Workers in APAC think that the office needs more evolving

While most employees in the Asia-Pacific region (APAC) are willing to return to the office at least a few times a week, a new Cisco study found that more than half of employees believe that offices no longer fit their purpose. 

Examining employee and employer attitudes about current workspaces, the study revealed that workspace design, layout and technology have not kept pace with changing employee expectations.

The study is based on a double-blind survey of 9,200 full-time employees and 1,650 employers surveyed in November 2023. Respondents are from seven APAC markets including Australia, Hong Kong, India, the Philippines, Taiwan, Thailand and South Korea.

Findings show that 79% of companies in APAC have mandated a full or partial return to the office with productivity, team communication and leadership pressure as key drivers.

Contrary to the popular belief that most workers are reluctant to go back to the office, seven out of 10 (71%) employers say employees responded positively to their organisation’s mandate to return to the office, and 77% of employee respondents expressed a desire to return to the office at least a few times per week.

“Our study reveals that employees across the region have embraced hybrid work and are willing to return to the office more often, but with a caveat, workspaces must adapt to their evolving needs and expectations,” said Sandeep Mehra, managing director on collaboration sales, at Cisco APJC.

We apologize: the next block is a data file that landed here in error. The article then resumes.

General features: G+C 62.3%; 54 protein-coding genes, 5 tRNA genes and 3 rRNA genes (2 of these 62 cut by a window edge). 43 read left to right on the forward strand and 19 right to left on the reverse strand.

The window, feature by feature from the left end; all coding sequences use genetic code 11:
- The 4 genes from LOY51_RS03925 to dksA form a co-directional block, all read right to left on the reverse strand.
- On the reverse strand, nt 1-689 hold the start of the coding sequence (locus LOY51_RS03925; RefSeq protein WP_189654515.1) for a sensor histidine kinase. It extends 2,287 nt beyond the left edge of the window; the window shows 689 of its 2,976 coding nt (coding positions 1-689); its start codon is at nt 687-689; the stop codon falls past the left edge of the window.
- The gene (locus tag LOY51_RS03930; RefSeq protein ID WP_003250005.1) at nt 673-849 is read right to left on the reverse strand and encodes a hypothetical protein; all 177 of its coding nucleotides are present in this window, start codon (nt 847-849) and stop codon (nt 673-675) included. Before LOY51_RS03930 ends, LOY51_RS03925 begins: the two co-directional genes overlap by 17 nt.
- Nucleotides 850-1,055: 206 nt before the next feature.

“In the era of hybrid work, we must prioritise the evolution of our office spaces and technology to meet the needs of employees,” said Mehra. “Technology has become critical in delivering on these expectations to promote productivity and a collaborative environment – no matter an employees’ location.”

Despite the positive reception to the office return, employees’ motives for in-office work have significantly evolved. 

The main reason for their return is not individual work, but rather to collaborate (77%), ideate and brainstorm with colleagues (63%) and foster a sense of belonging (48%). This shift signifies a change in employee expectations and needs for their workspaces.

Across the markets surveyed, more than half (64%) of employees believe that their office is not fully fit for purpose to enable them to do their best work. 

When referring to office layouts and seating arrangements, 81% of employees feel these are not conducive to collaboration and brainstorming purposes. 

While there is a growing emphasis on collaboration, 86% of employers surveyed still allocate at least half of their offices to individual workspaces.

The study further highlights that workspaces are not ready for this new way of working. Employees feel that individual workstations (60%), large (66%) and small (72%) meeting rooms are ineffective at boosting productivity in the office, or only do so moderately at best.

Among employers who find meeting rooms ineffective in boosting in-office productivity, the main reasons are insufficient audio and video endpoints (52%), poor quality of audio-visual experience (46%), lack of inclusive audio and video endpoints (41%) and inconsistency in the experience for remote and in-office participants (35%). 

On average, just over half (52%) of the meeting rooms across organisations are equipped with video and audio capabilities.

On a positive note, the study reveals that organisations are making progress to transform their office spaces. Four out of five employers have already made changes post-pandemic and 81% plan to do so in the next two years. 

The main drivers of transformation include adapting to technological advancements (59%), meeting changing employee expectations for workspaces (55%) and better enabling hybrid work (53%).